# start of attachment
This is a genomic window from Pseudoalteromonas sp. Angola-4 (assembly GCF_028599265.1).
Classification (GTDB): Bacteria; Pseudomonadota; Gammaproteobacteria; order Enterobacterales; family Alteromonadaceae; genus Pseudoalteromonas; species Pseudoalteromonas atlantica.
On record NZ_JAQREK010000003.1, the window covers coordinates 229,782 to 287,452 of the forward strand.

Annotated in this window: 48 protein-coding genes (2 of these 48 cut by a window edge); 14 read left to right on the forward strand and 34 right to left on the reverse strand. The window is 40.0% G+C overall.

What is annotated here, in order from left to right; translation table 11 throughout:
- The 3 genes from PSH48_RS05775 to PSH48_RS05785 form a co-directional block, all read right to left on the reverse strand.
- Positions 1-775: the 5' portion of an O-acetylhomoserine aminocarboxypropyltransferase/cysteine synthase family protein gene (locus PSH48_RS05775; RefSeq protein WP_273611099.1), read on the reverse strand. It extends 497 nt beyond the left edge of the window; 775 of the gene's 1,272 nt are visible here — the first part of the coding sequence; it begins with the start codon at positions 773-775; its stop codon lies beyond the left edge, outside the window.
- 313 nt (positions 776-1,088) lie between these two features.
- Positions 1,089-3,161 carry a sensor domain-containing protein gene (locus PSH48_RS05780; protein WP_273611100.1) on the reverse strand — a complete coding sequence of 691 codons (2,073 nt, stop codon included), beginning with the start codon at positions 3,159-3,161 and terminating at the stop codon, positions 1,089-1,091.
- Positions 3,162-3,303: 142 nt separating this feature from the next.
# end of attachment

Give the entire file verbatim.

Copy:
This is a genomic window from Pseudoalteromonas sp. Angola-4 (assembly GCF_028599265.1).
Classification (GTDB): Bacteria; Pseudomonadota; Gammaproteobacteria; order Enterobacterales; family Alteromonadaceae; genus Pseudoalteromonas; species Pseudoalteromonas atlantica.
On record NZ_JAQREK010000003.1, the window covers coordinates 229,782 to 287,452 of the forward strand.

Annotated in this window: 48 protein-coding genes (2 of these 48 cut by a window edge); 14 read left to right on the forward strand and 34 right to left on the reverse strand. The window is 40.0% G+C overall.

What is annotated here, in order from left to right; translation table 11 throughout:
- The 3 genes from PSH48_RS05775 to PSH48_RS05785 form a co-directional block, all read right to left on the reverse strand.
- Positions 1-775: the 5' portion of an O-acetylhomoserine aminocarboxypropyltransferase/cysteine synthase family protein gene (locus PSH48_RS05775; RefSeq protein WP_273611099.1), read on the reverse strand. It extends 497 nt beyond the left edge of the window; 775 of the gene's 1,272 nt are visible here — the first part of the coding sequence; it begins with the start codon at positions 773-775; its stop codon lies beyond the left edge, outside the window.
- 313 nt (positions 776-1,088) lie between these two features.
- Positions 1,089-3,161 carry a sensor domain-containing protein gene (locus PSH48_RS05780; protein WP_273611100.1) on the reverse strand — a complete coding sequence of 691 codons (2,073 nt, stop codon included), beginning with the start codon at positions 3,159-3,161 and terminating at the stop codon, positions 1,089-1,091.
- Positions 3,162-3,303: 142 nt separating this feature from the next.